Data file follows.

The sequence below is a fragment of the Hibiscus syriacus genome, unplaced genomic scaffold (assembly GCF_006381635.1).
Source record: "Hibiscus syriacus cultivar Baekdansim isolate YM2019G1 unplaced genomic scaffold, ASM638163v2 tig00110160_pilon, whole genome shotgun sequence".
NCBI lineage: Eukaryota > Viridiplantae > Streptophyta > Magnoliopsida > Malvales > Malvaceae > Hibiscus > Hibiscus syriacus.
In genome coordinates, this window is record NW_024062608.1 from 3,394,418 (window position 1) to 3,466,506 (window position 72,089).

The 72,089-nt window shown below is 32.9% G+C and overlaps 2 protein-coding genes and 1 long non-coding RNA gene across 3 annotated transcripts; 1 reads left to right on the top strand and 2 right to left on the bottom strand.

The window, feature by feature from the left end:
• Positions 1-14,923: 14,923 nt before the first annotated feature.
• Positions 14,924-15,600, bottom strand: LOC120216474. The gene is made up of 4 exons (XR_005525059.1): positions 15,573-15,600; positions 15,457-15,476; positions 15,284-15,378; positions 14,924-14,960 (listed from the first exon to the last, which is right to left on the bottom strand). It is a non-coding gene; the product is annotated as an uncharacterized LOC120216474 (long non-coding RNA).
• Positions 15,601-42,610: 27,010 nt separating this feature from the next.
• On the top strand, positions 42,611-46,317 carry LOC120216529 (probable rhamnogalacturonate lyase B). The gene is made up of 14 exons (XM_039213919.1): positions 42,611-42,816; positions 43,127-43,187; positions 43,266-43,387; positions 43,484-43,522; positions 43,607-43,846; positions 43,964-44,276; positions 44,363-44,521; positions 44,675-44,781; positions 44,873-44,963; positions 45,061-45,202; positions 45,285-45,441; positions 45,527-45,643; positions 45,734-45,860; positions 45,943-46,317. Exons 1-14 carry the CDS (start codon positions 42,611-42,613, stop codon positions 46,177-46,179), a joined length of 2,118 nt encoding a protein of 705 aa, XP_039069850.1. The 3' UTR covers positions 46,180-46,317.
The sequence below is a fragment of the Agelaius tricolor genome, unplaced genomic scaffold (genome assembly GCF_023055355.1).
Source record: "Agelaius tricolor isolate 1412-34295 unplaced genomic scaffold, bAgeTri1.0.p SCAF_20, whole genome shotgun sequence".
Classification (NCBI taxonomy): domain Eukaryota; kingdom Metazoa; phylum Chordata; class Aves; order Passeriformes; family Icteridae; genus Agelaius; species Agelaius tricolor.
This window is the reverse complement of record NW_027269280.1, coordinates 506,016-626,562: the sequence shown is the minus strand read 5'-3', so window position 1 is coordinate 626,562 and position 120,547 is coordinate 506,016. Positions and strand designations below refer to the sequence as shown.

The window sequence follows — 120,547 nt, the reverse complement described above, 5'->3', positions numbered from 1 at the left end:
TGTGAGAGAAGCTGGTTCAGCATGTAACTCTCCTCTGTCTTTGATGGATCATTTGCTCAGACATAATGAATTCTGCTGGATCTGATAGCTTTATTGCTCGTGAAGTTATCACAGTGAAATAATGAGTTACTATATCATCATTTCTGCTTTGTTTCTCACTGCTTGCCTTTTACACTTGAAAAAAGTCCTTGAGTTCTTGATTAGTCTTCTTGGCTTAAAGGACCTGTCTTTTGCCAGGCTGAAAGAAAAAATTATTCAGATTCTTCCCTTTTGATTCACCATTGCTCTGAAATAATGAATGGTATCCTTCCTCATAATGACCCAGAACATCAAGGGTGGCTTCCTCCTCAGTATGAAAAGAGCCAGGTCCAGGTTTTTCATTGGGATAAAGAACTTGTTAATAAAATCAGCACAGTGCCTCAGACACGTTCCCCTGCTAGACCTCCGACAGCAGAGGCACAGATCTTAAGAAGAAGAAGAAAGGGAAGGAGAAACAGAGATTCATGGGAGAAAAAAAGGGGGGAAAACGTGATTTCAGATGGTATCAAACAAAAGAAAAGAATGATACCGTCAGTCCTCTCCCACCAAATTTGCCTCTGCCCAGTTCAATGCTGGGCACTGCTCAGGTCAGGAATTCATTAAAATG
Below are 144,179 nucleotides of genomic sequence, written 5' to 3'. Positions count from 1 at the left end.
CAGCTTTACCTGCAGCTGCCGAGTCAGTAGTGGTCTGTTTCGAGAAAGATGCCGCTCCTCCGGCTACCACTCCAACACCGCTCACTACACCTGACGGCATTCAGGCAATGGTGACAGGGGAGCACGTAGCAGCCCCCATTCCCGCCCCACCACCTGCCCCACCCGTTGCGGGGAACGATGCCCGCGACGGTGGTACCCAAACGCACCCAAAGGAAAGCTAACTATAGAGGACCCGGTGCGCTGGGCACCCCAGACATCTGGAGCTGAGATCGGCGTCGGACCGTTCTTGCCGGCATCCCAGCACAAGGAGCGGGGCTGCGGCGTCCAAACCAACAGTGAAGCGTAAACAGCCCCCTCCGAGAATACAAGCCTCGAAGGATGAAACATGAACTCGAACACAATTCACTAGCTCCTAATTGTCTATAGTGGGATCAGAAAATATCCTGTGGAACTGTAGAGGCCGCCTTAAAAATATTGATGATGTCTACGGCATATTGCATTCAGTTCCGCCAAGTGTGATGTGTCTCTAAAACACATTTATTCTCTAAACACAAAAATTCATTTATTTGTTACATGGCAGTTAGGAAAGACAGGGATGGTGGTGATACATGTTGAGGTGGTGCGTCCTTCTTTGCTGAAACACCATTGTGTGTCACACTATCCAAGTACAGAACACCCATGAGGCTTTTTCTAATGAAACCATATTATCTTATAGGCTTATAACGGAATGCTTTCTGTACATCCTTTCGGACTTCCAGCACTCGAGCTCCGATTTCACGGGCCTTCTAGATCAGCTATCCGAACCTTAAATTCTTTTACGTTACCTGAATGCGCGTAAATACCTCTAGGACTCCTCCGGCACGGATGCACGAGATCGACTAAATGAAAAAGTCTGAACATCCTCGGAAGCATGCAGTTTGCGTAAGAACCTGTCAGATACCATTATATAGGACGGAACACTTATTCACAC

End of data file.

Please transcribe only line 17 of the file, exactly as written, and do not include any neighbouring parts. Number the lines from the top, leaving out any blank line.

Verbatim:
Below are 144,179 nucleotides of genomic sequence, written 5' to 3'. Positions count from 1 at the left end.